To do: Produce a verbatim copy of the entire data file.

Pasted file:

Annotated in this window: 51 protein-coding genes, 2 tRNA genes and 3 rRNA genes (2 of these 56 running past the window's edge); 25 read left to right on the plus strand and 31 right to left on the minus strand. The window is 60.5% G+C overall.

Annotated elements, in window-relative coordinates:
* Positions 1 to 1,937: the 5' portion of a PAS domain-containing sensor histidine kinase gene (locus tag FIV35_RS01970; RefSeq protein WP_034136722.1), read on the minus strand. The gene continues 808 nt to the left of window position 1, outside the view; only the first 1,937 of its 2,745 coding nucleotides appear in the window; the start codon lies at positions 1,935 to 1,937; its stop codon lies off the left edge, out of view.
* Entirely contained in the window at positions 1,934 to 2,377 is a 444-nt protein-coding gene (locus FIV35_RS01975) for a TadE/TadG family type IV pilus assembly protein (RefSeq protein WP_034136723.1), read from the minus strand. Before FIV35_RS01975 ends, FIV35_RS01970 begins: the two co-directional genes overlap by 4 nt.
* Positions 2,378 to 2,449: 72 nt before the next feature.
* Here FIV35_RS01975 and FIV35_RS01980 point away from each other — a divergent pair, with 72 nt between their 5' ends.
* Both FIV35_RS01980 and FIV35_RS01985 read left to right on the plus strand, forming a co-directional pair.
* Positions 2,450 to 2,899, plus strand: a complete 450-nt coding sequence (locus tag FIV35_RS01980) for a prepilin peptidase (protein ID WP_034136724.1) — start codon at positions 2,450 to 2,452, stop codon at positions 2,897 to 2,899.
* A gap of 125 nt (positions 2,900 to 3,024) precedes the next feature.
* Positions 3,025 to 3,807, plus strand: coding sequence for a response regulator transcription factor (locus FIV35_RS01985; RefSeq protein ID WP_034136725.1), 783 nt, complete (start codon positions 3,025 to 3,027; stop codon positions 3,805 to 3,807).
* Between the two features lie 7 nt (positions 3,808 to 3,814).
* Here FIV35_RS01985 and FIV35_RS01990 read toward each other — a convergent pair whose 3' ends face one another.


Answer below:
Annotated in this window: 51 protein-coding genes, 2 tRNA genes and 3 rRNA genes (2 of these 56 running past the window's edge); 25 read left to right on the plus strand and 31 right to left on the minus strand. The window is 60.5% G+C overall.

Annotated elements, in window-relative coordinates:
* Positions 1 to 1,937: the 5' portion of a PAS domain-containing sensor histidine kinase gene (locus tag FIV35_RS01970; RefSeq protein WP_034136722.1), read on the minus strand. The gene continues 808 nt to the left of window position 1, outside the view; only the first 1,937 of its 2,745 coding nucleotides appear in the window; the start codon lies at positions 1,935 to 1,937; its stop codon lies off the left edge, out of view.
* Entirely contained in the window at positions 1,934 to 2,377 is a 444-nt protein-coding gene (locus FIV35_RS01975) for a TadE/TadG family type IV pilus assembly protein (RefSeq protein WP_034136723.1), read from the minus strand. Before FIV35_RS01975 ends, FIV35_RS01970 begins: the two co-directional genes overlap by 4 nt.
* Positions 2,378 to 2,449: 72 nt before the next feature.
* Here FIV35_RS01975 and FIV35_RS01980 point away from each other — a divergent pair, with 72 nt between their 5' ends.
* Both FIV35_RS01980 and FIV35_RS01985 read left to right on the plus strand, forming a co-directional pair.
* Positions 2,450 to 2,899, plus strand: a complete 450-nt coding sequence (locus tag FIV35_RS01980) for a prepilin peptidase (protein ID WP_034136724.1) — start codon at positions 2,450 to 2,452, stop codon at positions 2,897 to 2,899.
* A gap of 125 nt (positions 2,900 to 3,024) precedes the next feature.
* Positions 3,025 to 3,807, plus strand: coding sequence for a response regulator transcription factor (locus FIV35_RS01985; RefSeq protein ID WP_034136725.1), 783 nt, complete (start codon positions 3,025 to 3,027; stop codon positions 3,805 to 3,807).
* Between the two features lie 7 nt (positions 3,808 to 3,814).
* Here FIV35_RS01985 and FIV35_RS01990 read toward each other — a convergent pair whose 3' ends face one another.